• feminism comes
            not in waves but in whirlpools.
            faster, pussycat.

          • redpesto says:

            The “backlash” against reproductive rights is ultimately a backlash against modern sexuality, an attempt to reassert reproductive logic in a post-reproductive age.

            I’m more inclined to this view, mainly because it allows for the battle over LGBT civil rights and sexuality (e.g. ‘gay marriage’). Unfortunately, the ‘war on women’ rhetoric excludes pro-choice men, fails to allow for pro-life women, and leaves feminists in a hopeless mess over issues such as sex work or freedom of sexual expression.

  4. You might like Camille Paglia’s take on feminism.

  5. Matthew says:

    The problem with ALL these baby boomer ideologies is they have quickly become a concrete static metaphysics without calling it a concrete static metaphysics. Wheather a feminist ideology, a gay ideology, or whatever they in and of themselves are about identity as an agency of power. So like you said people now press the “like” button without even thinking what is said. And no rigger of analysis is even necessary.

    Oddly ALL of this was born from radical individualism, which then became radical conformism, which then results in radical isolationism. I say this because the “danger” you speak of is Nietzche’s “herd mentality” with a twist. A herd of people pressing a “like” button alone.

  6. Dean Esmay says:

    It’s hard not to note that underlying her work, and the work of a lot of her generation, was not just based on a dislike of men, but an intense dislike of women. In their radicalism they wanted to make us rethink many things, which I think we can count as a positive, but the result of much of what they did and said… well, it wasn’t completely without good, but then, the Communist revolution against Tsarist Russia wasn’t completely without its good side either. It’s hard for me to feel much angst at this generation of feminism’s passing, and I agree they have much to answer for, but I admit to feeling sorry for someone who dies alone and miserable due to a flawed, miserable ideology.

  7. Clarence says:

    The hatred of reproduction (post-reproductive age? WTH is that? If not enough baby humans are born *whether by artificial means or natural* the society or population eventually goes extinct. Last I heard we haven’t invented technologies that enable current humans to live forever, and even then there’d be accidents and murder) evinced by many Second Wave feminists was one of the reasons Second Wave feminism ultimately failed to become anything but a hate movement after its rather few egalitarian goals were largely reached. When you can’t conceptualize your desires ( or at least a majority of other womens) for children as anything but gender essentialist oppression, one is left with a rather cold, bereft world that places tremendous strains on ones friendships and psyche.

    And as for “gender essentialism” (which I will strictly use to mean your personal sexual orientation for the sake of this argument) I would argue it is, indeed, unchanging, Bisexuality itself being an orientation.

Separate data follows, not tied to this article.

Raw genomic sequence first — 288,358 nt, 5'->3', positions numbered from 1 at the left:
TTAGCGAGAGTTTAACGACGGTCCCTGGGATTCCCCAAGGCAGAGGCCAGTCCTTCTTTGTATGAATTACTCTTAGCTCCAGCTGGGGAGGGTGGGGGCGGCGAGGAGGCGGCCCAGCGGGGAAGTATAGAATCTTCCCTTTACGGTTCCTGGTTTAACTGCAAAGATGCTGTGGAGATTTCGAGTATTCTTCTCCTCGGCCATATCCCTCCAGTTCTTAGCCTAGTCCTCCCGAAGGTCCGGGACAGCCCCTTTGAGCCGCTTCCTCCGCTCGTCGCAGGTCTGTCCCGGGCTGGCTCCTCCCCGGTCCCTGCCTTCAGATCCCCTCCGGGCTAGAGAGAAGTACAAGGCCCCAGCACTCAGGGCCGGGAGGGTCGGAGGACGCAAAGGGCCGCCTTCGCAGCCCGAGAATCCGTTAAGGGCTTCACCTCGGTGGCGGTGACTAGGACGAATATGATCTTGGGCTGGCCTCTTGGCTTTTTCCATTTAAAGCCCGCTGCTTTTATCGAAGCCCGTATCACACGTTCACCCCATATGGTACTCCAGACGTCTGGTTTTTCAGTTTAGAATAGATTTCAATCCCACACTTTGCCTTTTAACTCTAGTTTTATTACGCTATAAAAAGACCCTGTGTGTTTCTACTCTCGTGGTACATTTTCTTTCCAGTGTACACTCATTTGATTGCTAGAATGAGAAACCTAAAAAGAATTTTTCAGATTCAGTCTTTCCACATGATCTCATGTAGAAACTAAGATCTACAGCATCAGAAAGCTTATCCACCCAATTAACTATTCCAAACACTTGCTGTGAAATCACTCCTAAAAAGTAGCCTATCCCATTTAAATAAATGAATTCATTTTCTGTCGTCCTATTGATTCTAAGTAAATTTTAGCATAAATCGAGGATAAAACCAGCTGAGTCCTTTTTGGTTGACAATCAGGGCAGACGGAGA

People whose ideologies lead them to deny:
    A. People’s sexual preferences are not infinitely adjustable
    B. Arguably a majority of straight people would eventually like to have children or a child

    risk doing tremendous harm to themselves and others should they ever be in position to impose their way on society.

  8. paul says:

    Hi Clarence, I agree with your point B and your general idea regarding the desire for children needing to be genuinely positive. This is the reason I struggle with Lee Edelman’s recent work so much, his fight against the very notion of futurity. Some of his thought I understand and agree with there–devolving so very much onto “the Children” as we do–but then it starts going off the wall, it seems to me (though very possible I don’t understand him well enough).

    Regarding your point A though, I can’t agree. I see our current sexual taxonomies as self-fulfilling, tautological. We reduce everything that is “sexuality,” “desire,” “love,” all those dimensions–which do also, very much, contain the additional dimension of time, as change, development, growth are inescapably present–all the way down to a point. Not even two dimensions, but a point!–one set of genitals, or the other. And then we ask people: give me one or the other of those points, or say both. And having given people three choices: lo and behold, people choose one of those three choices! But there is soooo much more to it than this. And that is where a little cultural humility might go a long way…

  9. Clarence says:

    You are not arguing with me, but with a misunderstanding of my argument.
    My argument is that individual sexual desires are largely, if not entirely NOT cultural. Now how we choose to conceptionalize those desires, as well as deal with individuals with various desires IS cultural, along with how we choose to deal with people who present as opposite gender or have hermaphroditic anatomy, etc.

    My argument is that someone who likes cis boys and cis girls will always like cis boys and cis girls, barring some sort of hormonal or otherwise drug based intervention. Someone only interested in other boys – assuming they have cultural “permission” to be attracted to either or both or none – will always be interested in boys. Culture can constrain choice by closing out exploration, but culture cannot dictate what the result of that exploration will be.